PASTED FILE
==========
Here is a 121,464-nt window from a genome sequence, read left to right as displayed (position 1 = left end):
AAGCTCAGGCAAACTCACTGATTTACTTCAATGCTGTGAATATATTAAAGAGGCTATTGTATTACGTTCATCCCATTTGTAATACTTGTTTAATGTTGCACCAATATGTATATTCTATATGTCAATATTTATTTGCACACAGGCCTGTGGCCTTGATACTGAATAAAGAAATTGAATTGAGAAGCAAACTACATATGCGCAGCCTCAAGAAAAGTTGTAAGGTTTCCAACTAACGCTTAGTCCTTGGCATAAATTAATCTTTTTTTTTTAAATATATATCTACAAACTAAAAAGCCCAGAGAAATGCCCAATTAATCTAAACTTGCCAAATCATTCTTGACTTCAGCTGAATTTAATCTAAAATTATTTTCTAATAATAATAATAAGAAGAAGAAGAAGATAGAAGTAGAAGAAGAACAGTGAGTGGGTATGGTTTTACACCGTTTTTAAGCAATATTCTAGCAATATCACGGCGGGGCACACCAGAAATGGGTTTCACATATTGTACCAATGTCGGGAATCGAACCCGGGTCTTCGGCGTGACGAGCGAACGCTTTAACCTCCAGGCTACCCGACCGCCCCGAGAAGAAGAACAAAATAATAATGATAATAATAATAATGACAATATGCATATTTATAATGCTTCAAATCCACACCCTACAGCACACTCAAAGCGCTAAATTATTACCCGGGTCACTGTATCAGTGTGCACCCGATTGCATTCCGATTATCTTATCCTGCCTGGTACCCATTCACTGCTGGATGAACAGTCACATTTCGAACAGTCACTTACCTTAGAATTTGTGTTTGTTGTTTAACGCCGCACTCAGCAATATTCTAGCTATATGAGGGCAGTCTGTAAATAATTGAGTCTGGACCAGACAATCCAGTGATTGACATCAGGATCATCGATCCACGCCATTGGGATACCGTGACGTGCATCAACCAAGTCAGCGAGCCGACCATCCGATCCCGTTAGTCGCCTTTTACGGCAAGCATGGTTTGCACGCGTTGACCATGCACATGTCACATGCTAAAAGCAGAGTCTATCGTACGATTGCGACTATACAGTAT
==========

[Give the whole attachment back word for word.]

Here is a 121,464-nt window from a genome sequence, read left to right as displayed (position 1 = left end):
AAGCTCAGGCAAACTCACTGATTTACTTCAATGCTGTGAATATATTAAAGAGGCTATTGTATTACGTTCATCCCATTTGTAATACTTGTTTAATGTTGCACCAATATGTATATTCTATATGTCAATATTTATTTGCACACAGGCCTGTGGCCTTGATACTGAATAAAGAAATTGAATTGAGAAGCAAACTACATATGCGCAGCCTCAAGAAAAGTTGTAAGGTTTCCAACTAACGCTTAGTCCTTGGCATAAATTAATCTTTTTTTTTTAAATATATATCTACAAACTAAAAAGCCCAGAGAAATGCCCAATTAATCTAAACTTGCCAAATCATTCTTGACTTCAGCTGAATTTAATCTAAAATTATTTTCTAATAATAATAATAAGAAGAAGAAGAAGATAGAAGTAGAAGAAGAACAGTGAGTGGGTATGGTTTTACACCGTTTTTAAGCAATATTCTAGCAATATCACGGCGGGGCACACCAGAAATGGGTTTCACATATTGTACCAATGTCGGGAATCGAACCCGGGTCTTCGGCGTGACGAGCGAACGCTTTAACCTCCAGGCTACCCGACCGCCCCGAGAAGAAGAACAAAATAATAATGATAATAATAATAATGACAATATGCATATTTATAATGCTTCAAATCCACACCCTACAGCACACTCAAAGCGCTAAATTATTACCCGGGTCACTGTATCAGTGTGCACCCGATTGCATTCCGATTATCTTATCCTGCCTGGTACCCATTCACTGCTGGATGAACAGTCACATTTCGAACAGTCACTTACCTTAGAATTTGTGTTTGTTGTTTAACGCCGCACTCAGCAATATTCTAGCTATATGAGGGCAGTCTGTAAATAATTGAGTCTGGACCAGACAATCCAGTGATTGACATCAGGATCATCGATCCACGCCATTGGGATACCGTGACGTGCATCAACCAAGTCAGCGAGCCGACCATCCGATCCCGTTAGTCGCCTTTTACGGCAAGCATGGTTTGCACGCGTTGACCATGCACATGTCACATGCTAAAAGCAGAGTCTATCGTACGATTGCGACTATACAGTAT